“If each member on the team focuses on the other members of the team more than themselves, we can build from there and find success,” she said. “We are successful because we fight for each other, we are relentless for each other, and we constantly build each other up.
“This season we have many tremendous athletes who are fast and physical and strong with a wide variety of soccer specific abilities,” she continued. “No one player can win on their own – it takes every player for us to win.”
She does have to admit it is a dream come true to coach Jada. And she’s coaching the right team despite a continued support for the Vikings.
“Jada plays with so much joy and confidence that it spills over to her teammates and makes us better as a team,” Jen VanNoord said. “As much as I love the players and the program at Cadillac, I didn't want to miss her high school games to keep coaching there.
“The success NMC had last season and so far this season just solidifies the fact that I'm in the right spot at the right time in my coaching career,” she continued. “I have found a new joy for coaching because of my daughter and her NMC teammates.”
Coach VanNoord grew up in Southern California and fell in love with the game of soccer at a young age.
“I played it as often as I could, and in California you can play soccer every day,” she said.
Her family moved to Grand Rapids when she was in high school. She played for Grand Rapids Christian High School and longtime coach Larry Klaasen, who VanNoord describes as “an incredible teacher of the game.”
Klaasen, who also taught history for 21 years at Grand Rapids Christian before retiring, guided the boys soccer program for 32 seasons and the girls for 23. He stepped down as the girls coach after the 2011 season.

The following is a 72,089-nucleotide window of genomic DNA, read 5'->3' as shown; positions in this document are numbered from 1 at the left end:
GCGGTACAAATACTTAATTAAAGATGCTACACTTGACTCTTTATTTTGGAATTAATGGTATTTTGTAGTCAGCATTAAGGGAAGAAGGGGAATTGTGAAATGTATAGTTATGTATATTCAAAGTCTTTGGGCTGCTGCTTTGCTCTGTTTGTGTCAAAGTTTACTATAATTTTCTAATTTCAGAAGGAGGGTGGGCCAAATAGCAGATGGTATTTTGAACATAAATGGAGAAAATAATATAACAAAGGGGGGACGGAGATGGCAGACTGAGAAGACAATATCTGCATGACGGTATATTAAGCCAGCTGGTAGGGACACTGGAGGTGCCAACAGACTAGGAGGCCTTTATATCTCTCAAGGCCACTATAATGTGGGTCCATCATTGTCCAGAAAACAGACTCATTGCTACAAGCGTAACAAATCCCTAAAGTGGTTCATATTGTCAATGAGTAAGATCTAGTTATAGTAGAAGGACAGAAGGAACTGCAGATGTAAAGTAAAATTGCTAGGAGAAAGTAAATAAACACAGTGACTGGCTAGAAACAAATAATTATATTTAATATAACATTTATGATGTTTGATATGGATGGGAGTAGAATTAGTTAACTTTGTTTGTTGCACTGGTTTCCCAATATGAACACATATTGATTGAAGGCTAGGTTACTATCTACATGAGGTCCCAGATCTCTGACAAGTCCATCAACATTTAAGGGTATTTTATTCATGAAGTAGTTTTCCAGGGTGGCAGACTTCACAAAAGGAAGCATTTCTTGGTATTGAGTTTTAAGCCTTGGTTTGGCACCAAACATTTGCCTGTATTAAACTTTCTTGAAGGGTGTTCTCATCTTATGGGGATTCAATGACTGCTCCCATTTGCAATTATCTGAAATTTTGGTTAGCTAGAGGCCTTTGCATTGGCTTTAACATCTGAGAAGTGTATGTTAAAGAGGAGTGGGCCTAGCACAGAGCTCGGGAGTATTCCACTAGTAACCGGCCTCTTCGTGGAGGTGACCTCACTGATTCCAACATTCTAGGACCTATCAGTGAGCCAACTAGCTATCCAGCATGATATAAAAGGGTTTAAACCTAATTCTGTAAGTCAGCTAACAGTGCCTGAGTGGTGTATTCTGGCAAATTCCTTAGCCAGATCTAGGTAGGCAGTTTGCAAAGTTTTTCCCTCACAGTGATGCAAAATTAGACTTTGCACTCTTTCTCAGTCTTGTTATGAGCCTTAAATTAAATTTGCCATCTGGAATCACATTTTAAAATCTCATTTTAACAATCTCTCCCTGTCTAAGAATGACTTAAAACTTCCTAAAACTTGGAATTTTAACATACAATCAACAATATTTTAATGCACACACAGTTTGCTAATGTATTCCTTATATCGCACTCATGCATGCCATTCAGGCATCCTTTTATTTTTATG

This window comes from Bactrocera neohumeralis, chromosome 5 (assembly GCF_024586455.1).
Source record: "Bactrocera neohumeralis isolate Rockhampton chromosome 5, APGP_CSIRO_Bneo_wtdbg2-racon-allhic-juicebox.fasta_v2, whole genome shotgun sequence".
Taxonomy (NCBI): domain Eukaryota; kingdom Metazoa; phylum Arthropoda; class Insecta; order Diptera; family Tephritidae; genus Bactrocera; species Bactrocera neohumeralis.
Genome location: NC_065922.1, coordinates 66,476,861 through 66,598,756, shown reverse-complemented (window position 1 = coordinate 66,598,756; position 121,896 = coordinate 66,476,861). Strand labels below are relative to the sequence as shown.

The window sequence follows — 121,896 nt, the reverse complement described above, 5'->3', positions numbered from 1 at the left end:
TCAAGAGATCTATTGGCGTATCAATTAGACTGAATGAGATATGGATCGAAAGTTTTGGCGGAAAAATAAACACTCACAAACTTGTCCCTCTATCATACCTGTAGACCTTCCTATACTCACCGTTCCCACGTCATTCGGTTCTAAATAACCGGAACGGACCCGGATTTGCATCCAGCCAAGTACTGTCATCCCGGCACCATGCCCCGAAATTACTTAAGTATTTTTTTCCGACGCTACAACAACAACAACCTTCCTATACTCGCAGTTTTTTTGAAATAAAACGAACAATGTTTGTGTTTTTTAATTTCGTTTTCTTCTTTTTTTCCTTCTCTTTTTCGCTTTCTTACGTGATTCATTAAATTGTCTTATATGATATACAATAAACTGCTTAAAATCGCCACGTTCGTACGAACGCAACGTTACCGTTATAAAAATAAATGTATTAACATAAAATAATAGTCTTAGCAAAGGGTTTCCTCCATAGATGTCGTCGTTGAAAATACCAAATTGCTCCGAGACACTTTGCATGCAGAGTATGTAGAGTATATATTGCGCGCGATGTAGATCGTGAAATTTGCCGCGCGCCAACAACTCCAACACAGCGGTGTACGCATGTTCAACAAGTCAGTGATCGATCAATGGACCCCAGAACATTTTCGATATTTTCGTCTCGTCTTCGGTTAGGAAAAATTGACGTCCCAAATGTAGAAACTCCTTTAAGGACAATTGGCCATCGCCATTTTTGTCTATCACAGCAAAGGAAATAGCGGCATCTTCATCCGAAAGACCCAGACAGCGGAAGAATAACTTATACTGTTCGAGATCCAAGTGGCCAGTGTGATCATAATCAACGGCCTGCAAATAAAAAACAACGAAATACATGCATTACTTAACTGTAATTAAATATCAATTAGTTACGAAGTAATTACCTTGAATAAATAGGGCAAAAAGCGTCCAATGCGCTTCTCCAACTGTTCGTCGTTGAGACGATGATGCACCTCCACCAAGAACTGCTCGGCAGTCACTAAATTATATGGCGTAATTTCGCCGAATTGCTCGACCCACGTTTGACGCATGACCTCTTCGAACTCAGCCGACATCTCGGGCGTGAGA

VanNoord started her coaching career as the junior varsity coach under Klaasen. She went on to play collegiate soccer at Calvin College.
“I found a lot of success on the field as a player but also had some amazing coaches that continued to make me into a coach that loves to play the game, loves my players and loves teaching the game,” VanNoord said.
Bill Anderson, a longtime youth and high school soccer official and referee assignor, first met VanNoord at a pick-up soccer game shortly after she took the Cadillac job.
“While she is always respectful, she certainly has a way of speaking that gets your attention when she wants to,” Anderson said. “Her players clearly love and respect her.
“Apart from that, the record speaks for itself.”
Tom Spencer is a longtime MHSAA-registered basketball and soccer official, and former softball and baseball official, and he also has coached in the northern Lower Peninsula area. He previously has written for the Saginaw News, Bay County Sports Page and Midland Daily News. He can be reached at [email protected] with story ideas for Manistee, Wexford, Missaukee, Roscommon, Ogemaw, Iosco, Alcona, Oscoda, Crawford, Kalkaska, Grand Traverse, Benzie, Leelanau, Antrim, Otsego, Montmorency, Alpena, Presque Isle, Cheboygan, Charlevoix and Emmet counties.
PHOTOS (Top) McBain Northern Michigan Christian’s Jada VanNoord (20) clears the ball against Big Rapids Crossroads backed by defenders Mabel Yount (18), Alaina Rozeveld, Maggie Yount (26) and Sol Pacheco (8). (Middle) NMC coach Jen VanNoord directs her team during the eventual win. (Below) Sofia Rubio (14) controls the ball while Crossroads’ Jackie Cole attempts to gain possession. (Photos by Mike Dunn/Missaukee Sentinel.)
Be The Referee is a series of short messages designed to help educate people on the rules of different sports, to help them better understand the art of officiating, and to recruit officials.
Below is this week's segment – Feet Rule on Soccer Throw-In - Listen
In basketball, when a player is inbounding the ball, his or her feet have to be behind the line when passing the ball. Their feet can’t be touching the line.
But in soccer, a player just has to be on the line to complete a throw-in – even if their heels are both barely touching the line and the majority of their body is in the field of play.
It is considered a legal soccer throw-in if any part of both feet is either touching the line or behind the line, including if the player does a somersault or front-flip style throw-in. As long as they flip and land with both feet on or behind the line and throw the ball – it’s a legal throw-in.